Disparities in the proportion of black and Latino students who take algebra early in their careers compared with their peers—as well as in calculus, physics, and other advanced courses—are raising fresh questions about the origin of those gaps and the best way to eradicate them.
Are the gaps primarily due to racism? Tracking? A symptom of ongoing teacher shortages? And where do solutions need to be targeted?
“If you are not preparing students to think algebraically, you are losing the game before it even starts,” said Michelle Stie, the vice president of teaching and learning for the National Math and Science Initiative, a nonprofit providing training and curriculum support. “If you start with the premise that STEM (science, technology, engineering, and math) is a lever to accessing further opportunity, where does the school access those resources and get the support to access them?”
show that the proportion of students of color who take high-level math and science courses continues to trail that of their white peers—jeopardizing those minority students’ ability to master the knowledge they need to secure a college-preparatory diploma. And the segregation of American high schools seems to be a factor in students’ access to those types of courses.
The data reflect the 2015-16 school year and were submitted by nearly every public school in the United States.
Disparities were stark for some of the most advanced classes. Black students made up 16 percent of high school enrollment, but just 12 percent of physics enrollment and 8 percent of calculus enrollment. Latino students made up 24 percent of high school enrollment, but represented 16 percent of students enrolled in calculus and 19 percent of those in advanced mathematics. (That term excludes calculus but includes courses beyond Algebra 2.)
A Gateway Shut
The data highlight gaps between white and Asian students and their black peers that open up even before students reach high school, in Algebra 1, considered a fundamental “gateway” math course.
White students and Asian students were disproportionately likely to be enrolled in Algebra 1 in grade 8—and of those, 85 percent of white students and 74 percent of Asian students passed the course. But black and Native American students were all disproportionately likely to take Algebra 1 in high school rather than in grade 8—and they were overrepresented in those classes in junior or senior year, which would make it next to impossible to fit in multiple advanced-math courses before graduation.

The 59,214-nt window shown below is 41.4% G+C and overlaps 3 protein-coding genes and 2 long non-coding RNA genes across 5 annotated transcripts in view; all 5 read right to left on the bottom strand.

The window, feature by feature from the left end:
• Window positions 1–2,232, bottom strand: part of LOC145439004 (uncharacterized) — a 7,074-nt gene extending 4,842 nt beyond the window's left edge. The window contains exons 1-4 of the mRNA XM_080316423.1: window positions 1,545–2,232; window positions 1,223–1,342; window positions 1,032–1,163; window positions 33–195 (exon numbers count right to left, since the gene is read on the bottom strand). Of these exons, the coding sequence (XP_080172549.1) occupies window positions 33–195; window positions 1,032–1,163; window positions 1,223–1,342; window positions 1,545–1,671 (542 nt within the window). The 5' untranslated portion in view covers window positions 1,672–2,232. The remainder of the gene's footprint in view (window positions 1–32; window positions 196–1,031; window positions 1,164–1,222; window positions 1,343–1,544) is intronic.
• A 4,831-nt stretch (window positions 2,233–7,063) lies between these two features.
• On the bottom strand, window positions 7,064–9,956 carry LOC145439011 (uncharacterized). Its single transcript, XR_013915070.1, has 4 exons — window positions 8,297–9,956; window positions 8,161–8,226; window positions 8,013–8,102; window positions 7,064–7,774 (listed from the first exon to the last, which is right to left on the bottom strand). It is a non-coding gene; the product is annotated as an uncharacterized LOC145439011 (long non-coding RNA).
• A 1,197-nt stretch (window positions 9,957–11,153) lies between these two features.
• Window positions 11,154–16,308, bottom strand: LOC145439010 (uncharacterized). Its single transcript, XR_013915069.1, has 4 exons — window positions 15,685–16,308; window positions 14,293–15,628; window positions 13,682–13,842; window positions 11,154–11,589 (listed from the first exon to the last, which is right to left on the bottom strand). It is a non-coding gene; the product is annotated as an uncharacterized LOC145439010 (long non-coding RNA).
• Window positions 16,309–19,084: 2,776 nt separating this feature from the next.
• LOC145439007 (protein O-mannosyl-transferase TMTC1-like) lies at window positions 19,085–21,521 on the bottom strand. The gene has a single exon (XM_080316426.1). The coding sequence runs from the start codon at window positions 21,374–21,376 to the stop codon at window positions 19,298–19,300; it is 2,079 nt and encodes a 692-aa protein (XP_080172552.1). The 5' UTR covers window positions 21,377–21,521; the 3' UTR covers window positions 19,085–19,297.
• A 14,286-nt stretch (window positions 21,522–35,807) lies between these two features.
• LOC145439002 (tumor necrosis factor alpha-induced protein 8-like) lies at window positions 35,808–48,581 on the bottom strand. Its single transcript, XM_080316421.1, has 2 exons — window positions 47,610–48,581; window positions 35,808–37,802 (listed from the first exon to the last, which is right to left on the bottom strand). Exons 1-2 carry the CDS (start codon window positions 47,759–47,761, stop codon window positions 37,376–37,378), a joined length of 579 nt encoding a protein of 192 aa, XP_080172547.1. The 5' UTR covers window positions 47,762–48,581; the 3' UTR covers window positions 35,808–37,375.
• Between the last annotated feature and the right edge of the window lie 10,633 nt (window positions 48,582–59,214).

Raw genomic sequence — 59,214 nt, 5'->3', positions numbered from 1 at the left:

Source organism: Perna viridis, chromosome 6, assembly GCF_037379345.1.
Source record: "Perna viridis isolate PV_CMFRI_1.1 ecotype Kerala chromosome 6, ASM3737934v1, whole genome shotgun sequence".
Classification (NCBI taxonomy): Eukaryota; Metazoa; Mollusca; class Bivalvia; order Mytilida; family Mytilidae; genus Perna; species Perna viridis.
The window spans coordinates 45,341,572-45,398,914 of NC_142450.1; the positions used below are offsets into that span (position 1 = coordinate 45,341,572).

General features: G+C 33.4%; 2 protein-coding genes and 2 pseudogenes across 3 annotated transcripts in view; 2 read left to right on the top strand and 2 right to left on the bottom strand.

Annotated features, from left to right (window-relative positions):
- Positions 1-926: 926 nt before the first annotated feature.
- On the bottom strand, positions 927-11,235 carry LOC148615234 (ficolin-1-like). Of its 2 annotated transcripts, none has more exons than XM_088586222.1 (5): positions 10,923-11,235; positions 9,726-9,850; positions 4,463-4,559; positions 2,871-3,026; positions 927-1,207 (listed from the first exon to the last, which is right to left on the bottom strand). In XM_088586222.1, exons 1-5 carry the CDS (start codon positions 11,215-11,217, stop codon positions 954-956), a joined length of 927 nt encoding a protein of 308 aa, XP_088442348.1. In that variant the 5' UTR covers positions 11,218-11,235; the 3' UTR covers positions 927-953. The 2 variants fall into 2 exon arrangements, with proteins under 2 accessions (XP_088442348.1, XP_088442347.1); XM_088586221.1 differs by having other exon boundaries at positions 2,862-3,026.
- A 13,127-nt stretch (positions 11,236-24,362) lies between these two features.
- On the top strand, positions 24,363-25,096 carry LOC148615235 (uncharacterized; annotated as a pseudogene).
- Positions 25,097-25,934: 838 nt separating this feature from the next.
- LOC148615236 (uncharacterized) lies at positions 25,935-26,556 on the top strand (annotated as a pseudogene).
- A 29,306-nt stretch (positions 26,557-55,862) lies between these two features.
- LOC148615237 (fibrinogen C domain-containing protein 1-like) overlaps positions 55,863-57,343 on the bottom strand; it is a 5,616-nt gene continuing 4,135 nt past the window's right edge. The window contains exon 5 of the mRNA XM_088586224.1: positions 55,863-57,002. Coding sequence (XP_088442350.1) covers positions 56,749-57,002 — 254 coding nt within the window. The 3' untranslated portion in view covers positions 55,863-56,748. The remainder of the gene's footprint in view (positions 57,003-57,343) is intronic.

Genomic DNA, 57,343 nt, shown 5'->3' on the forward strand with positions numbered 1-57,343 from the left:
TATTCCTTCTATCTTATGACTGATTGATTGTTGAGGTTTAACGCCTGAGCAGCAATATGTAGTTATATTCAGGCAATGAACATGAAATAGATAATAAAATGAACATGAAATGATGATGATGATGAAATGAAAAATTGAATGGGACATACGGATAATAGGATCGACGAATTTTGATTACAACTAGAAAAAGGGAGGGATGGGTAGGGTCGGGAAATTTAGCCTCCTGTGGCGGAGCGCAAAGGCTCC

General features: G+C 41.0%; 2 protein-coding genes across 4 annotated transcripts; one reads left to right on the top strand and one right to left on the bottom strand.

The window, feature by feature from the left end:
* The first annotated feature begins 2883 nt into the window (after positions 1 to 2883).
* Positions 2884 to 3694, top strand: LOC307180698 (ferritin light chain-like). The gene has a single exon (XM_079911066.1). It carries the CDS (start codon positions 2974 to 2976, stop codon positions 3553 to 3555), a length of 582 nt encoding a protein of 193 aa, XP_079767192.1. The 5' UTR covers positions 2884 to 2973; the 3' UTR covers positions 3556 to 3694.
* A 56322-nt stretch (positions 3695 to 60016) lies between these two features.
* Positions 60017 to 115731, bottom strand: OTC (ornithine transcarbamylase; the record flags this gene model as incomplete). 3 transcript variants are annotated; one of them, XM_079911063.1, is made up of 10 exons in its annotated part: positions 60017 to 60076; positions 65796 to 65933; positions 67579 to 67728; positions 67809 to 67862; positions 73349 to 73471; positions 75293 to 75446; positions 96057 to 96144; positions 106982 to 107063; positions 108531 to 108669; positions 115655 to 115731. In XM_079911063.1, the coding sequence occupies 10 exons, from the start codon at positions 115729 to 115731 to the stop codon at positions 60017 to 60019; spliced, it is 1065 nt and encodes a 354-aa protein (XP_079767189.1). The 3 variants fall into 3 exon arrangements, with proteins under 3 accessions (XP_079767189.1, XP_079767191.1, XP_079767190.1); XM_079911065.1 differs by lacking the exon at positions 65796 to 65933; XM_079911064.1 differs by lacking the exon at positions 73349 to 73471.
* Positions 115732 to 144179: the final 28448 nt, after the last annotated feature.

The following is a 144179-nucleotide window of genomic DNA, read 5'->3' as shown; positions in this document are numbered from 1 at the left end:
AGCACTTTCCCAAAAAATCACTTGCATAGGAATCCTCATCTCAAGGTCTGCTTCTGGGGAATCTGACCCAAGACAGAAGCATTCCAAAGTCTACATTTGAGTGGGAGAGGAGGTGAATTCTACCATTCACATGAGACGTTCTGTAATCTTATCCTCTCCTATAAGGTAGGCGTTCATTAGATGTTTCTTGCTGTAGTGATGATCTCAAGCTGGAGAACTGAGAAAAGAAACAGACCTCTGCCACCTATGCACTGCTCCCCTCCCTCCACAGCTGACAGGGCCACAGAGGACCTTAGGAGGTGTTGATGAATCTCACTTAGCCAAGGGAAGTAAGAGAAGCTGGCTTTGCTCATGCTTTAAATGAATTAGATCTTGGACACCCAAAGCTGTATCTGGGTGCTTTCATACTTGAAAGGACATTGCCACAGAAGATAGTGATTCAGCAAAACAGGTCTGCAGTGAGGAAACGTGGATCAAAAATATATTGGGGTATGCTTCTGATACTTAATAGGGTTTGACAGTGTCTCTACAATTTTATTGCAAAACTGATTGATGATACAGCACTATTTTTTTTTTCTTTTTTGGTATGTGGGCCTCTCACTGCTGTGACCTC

Native American students are just 1 percent of the overall high school population, yet they made up 2 percent of those enrolled in Algebra 1 in 11th and 12th grades—a damning statistic.
Research indicates that forcing students to take Algebra 1 before they’re ready can be harmful. But it’s not clear whether these patterns reflect well-founded decisionmaking or policy beset by racism, or a combination.
“Is it because they’ve correctly assessed students’ ability and put them in the appropriate course? Or is it because there’s some amount of discrimination going on?” said Joshua Goodman, an associate professor of public policy at Harvard’s Kennedy School. “I take this as a sign that there is a major challenge, though it doesn’t help pinpoint the root causes of the challenge.”
Some experts also pointed to problems in students’ math preparation. Too few students are introduced to algebraic thinking and problem solving in elementary and middle school, and when they struggle and have to repeat algebra, it’s usually taught the same way, said Stie of the math and science initiative.
“It’s like hitting your finger with a hammer over and over again,” she said. “I think those are two important reasons why kids struggle.”
School Composition Matters
For upper-level-math coursework, it’s likely that school composition has a relationship to what classes are offered. About 5,000 high schools, the data show, had high levels of Latino or black enrollment (defined as schools with more than 75 percent black and Latino student populations). And they offered advanced math and science at lower rates than other high schools.
The largest disparity was for calculus, which half of all high schools offered, but only 38 percent of these highly segregated high schools did.
Generally, research shows that taking more high school math and science courses improves the odds that students will go on to take them in college—though expanding the number of high school courses offered isn’t a guarantee that students will take them. That could be the result of differing expectations and within-school tracking that many students of color face, even when they are academically capable of succeeding in challenging courses.
The new data also contains new information on how high school math and science classes are being taught—for example, on the number taught by teachers with the appropriate certification. Those data were not included in the Education Department’s initial takeaways this week.
But a preliminary analysis of the civil rights data by the Education Week Research Center suggests that perhaps as many as 1 in 5 Algebra 1 and geometry classes are taught by teachers who lack a certificate in the field.
That squares with Stie’s experience, too. Many schools she visits say they just don’t have a teacher available to take on advanced courses.
“Schools that don’t offer advanced courses tend to put algebra late. That could be because you have a teacher-talent gap or you don’t have the teacher prepared with the proper pedagogical content knowledge,” she said. “You can’t offer the course if you don’t have the teacher.”
For more detail and in-depth analysis, see Education Week’s additional reporting on this data release:
A version of this article appeared in the May 02, 2018 edition of Education Week as Math, Science Gaps Persist, Data Show